Physicist convicted of terrorism leaves prison
May 16, 2012 4 comments
Adlène Hicheur, the particle physicist convicted of terrorist charges, has been released less than two weeks into his four-year prison sentence, according to his former supervisor. Jean-Pierre Lees, a researcher at the Particle Physics Laboratory in France, told physicsworld.com that Hicheur was released from a French jail on the night of Tuesday 15 May, just one day after the deadline for him to appeal his guilty verdict had elapsed. According to Lees, Hicheur had considered appealing the verdict but in the end had decided against it because it would have required him to remain in prison for an additional eight months.
Hicheur, a 36-year-old French-Algerian, was arrested by French police on 8 October 2009 on suspicion of having links with the organization Al-Qaida au Maghreb islamique (AQMI). Prior to his arrest, Hicheur was working as a postdoc at the Swiss Federal Institute of Technology in Lausanne and spent time at the Large Hadron Collider at CERN. Hicheur remained in custody without charge for almost two and a half years – the maximum time permissible under French anti-terrorism laws
In November 2010 Lees sent a letter to the French Physical Society expressing concerns about the continued imprisonment of Hicheur without charge that was signed by 19 physicists including the Nobel laureate Jack Steinberger. Hicheur also received support from an "international defence committee", consisting of about 100 scientists, which wrote to the French authorities, including the then French president Nicolas Sarkozy.
Focus on e-mail exchange
Hicheur's first hearing took place on 16 February this year and the case came to a close on 4 May as Hicheur was found guilty of "participation in a conspiracy to prepare an act of terrorism". The trial's official summary document is centred on an exchange of e-mails between Hicheur and a contact with an alleged affiliation to AQMI, which took place between 2008 and 2009 while Hicheur was based in French territory. The trial document states that Hicheur appears to have given "financial support" to his contact in AQMI by offering to transfer between €5000–8000 to them. The summary also states that a folder was discovered on Hicheur's personal computer with the name AQMI.COMS.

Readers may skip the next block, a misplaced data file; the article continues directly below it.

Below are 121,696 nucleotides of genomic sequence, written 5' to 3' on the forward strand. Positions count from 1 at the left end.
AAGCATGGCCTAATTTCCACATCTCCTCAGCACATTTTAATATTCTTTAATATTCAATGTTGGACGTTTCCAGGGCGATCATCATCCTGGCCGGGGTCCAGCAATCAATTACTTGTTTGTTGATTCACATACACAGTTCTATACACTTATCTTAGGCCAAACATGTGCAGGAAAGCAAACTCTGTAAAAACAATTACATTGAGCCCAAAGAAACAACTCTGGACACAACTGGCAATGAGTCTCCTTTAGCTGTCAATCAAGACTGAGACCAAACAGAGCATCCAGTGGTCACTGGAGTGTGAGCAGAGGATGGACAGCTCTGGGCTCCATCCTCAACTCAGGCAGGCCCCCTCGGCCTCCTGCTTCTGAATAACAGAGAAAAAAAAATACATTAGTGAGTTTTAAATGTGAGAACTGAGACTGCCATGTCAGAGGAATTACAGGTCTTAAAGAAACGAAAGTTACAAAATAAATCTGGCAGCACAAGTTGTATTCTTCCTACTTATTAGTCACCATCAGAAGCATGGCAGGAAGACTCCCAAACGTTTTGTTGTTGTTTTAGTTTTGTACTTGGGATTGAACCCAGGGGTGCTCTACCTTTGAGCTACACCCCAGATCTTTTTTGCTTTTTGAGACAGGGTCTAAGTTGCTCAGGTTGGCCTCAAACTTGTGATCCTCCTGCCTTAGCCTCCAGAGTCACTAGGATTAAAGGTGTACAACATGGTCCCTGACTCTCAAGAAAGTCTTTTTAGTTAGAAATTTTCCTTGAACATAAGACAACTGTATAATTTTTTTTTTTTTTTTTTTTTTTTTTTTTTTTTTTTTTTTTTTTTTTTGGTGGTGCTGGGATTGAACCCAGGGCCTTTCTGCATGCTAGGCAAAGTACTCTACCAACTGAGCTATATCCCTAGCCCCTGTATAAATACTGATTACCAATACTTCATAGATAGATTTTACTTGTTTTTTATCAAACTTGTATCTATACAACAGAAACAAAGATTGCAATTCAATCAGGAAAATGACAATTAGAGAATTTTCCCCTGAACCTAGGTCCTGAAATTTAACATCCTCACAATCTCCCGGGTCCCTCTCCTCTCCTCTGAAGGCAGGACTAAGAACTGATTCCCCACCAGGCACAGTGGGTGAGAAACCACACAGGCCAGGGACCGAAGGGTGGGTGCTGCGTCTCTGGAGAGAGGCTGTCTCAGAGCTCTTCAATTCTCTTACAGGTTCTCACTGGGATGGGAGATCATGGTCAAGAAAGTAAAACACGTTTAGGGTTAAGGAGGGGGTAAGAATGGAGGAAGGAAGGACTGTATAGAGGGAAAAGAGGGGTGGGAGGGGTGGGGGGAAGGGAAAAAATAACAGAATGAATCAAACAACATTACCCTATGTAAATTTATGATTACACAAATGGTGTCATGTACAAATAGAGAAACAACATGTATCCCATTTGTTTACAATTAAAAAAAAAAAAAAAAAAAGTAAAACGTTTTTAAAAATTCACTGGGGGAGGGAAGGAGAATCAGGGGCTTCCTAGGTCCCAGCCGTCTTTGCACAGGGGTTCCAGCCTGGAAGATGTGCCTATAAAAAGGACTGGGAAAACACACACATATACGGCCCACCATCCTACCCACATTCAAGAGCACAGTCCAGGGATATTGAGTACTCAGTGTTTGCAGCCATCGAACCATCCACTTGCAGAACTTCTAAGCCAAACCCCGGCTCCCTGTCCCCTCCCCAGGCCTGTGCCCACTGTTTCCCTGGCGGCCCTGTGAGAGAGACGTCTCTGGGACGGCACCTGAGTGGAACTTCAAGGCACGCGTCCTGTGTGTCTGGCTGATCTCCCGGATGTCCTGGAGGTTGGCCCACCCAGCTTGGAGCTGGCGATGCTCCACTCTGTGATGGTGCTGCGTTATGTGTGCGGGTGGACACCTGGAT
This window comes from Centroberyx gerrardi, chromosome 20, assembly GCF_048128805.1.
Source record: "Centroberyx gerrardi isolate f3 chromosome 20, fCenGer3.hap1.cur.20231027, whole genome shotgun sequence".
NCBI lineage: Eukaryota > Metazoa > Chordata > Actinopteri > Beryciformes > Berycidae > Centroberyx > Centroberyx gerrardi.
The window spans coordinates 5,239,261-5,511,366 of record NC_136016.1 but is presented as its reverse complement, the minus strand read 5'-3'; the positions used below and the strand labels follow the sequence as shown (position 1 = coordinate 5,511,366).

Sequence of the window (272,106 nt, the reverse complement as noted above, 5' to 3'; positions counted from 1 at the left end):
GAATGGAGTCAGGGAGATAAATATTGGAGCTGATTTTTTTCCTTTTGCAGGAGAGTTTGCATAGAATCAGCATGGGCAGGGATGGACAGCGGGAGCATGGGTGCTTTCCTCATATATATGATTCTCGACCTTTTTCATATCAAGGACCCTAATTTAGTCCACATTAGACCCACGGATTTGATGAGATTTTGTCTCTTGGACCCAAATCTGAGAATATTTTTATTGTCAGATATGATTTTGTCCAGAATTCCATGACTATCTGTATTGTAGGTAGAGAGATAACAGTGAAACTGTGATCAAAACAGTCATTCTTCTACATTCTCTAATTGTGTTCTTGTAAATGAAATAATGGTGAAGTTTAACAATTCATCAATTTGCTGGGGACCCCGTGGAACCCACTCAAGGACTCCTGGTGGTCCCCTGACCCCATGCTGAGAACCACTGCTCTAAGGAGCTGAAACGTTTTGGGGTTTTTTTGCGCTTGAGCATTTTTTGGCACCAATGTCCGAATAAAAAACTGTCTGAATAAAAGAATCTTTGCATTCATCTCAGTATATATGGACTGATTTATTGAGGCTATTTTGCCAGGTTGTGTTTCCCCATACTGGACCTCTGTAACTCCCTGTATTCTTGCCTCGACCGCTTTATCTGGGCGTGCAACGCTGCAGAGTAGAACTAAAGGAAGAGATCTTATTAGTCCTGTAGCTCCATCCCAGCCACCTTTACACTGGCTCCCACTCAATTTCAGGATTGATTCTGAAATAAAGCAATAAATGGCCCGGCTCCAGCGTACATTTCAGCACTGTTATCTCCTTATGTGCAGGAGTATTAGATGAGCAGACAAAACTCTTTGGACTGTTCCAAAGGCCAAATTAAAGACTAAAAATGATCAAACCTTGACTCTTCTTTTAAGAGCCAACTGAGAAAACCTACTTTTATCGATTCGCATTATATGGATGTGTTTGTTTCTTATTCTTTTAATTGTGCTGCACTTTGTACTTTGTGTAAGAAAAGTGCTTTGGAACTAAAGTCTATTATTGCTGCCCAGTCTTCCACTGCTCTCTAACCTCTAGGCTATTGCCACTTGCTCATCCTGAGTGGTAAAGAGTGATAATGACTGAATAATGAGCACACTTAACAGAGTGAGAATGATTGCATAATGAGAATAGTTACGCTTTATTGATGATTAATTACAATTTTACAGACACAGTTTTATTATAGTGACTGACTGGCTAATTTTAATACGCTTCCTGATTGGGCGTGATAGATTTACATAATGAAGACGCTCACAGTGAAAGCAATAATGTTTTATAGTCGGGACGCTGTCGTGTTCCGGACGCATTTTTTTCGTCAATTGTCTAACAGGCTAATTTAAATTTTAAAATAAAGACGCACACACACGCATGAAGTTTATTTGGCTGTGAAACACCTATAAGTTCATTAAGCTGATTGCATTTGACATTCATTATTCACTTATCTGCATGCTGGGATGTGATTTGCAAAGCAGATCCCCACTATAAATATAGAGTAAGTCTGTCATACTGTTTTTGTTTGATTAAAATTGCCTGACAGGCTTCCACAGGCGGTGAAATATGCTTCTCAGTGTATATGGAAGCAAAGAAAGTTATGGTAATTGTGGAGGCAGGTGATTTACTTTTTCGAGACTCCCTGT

But Hicheur's supporters, including Lees, feel that the sentence was a miscarriage of justice. "No proof that he sent money to this people [sic] has been shown, while all his bank accounts have been carefully scrutinized," says Lees. He also questions the decision of the court not to summon the suspected AQMI terrorist to ascertain the true identity of this person and to establish whether Hicheur was fully aware with whom he was liaising.
"The instruction judge had no choice but to demonstrate by any means the involvement in a terrorist project, and so had to condemn Adlène to justify the two years and eight months he had already spent in jail," says Lees. "The justice, like the medicine, rarely recognize its errors."
'A Kafkian situation'
Francesco Spano, a particle physicist at Royal Holloway, University of London, is also highly critical of the French justice system in its handling of the Hicheur case. “I am outraged by the fact that a person can be kept captive for about two and a half years without being judged, in a Kafkian situation,” he said. “During the trail it was hard for me to find the evidence for the specific material facts that would support the accusation”. Spano, who is one of 342 members of the Adlène Hicheur International Support Committee (CISAH), says that he would like this group to now focus on two goals: to help Hicheur to rebuild his life, and to try to understand the implications of this trial to society.
Another group that helped to raise the profile of the Hicheur case is ConCERNed for Humanity, which was seeking the support of the CERN management and the lab’s international community of users. One of the group’s members Michael Dittmar, a researcher based at ETH Zurich and CERN said that he will continue to support Hicheur and echoed the criticism of the French anti-terror laws. “Perhaps one might have some very remote hopes that the new French government can also lead to a more open position of the management,” he said.
About the author
James Dacey is multimedia projects editor for Physics World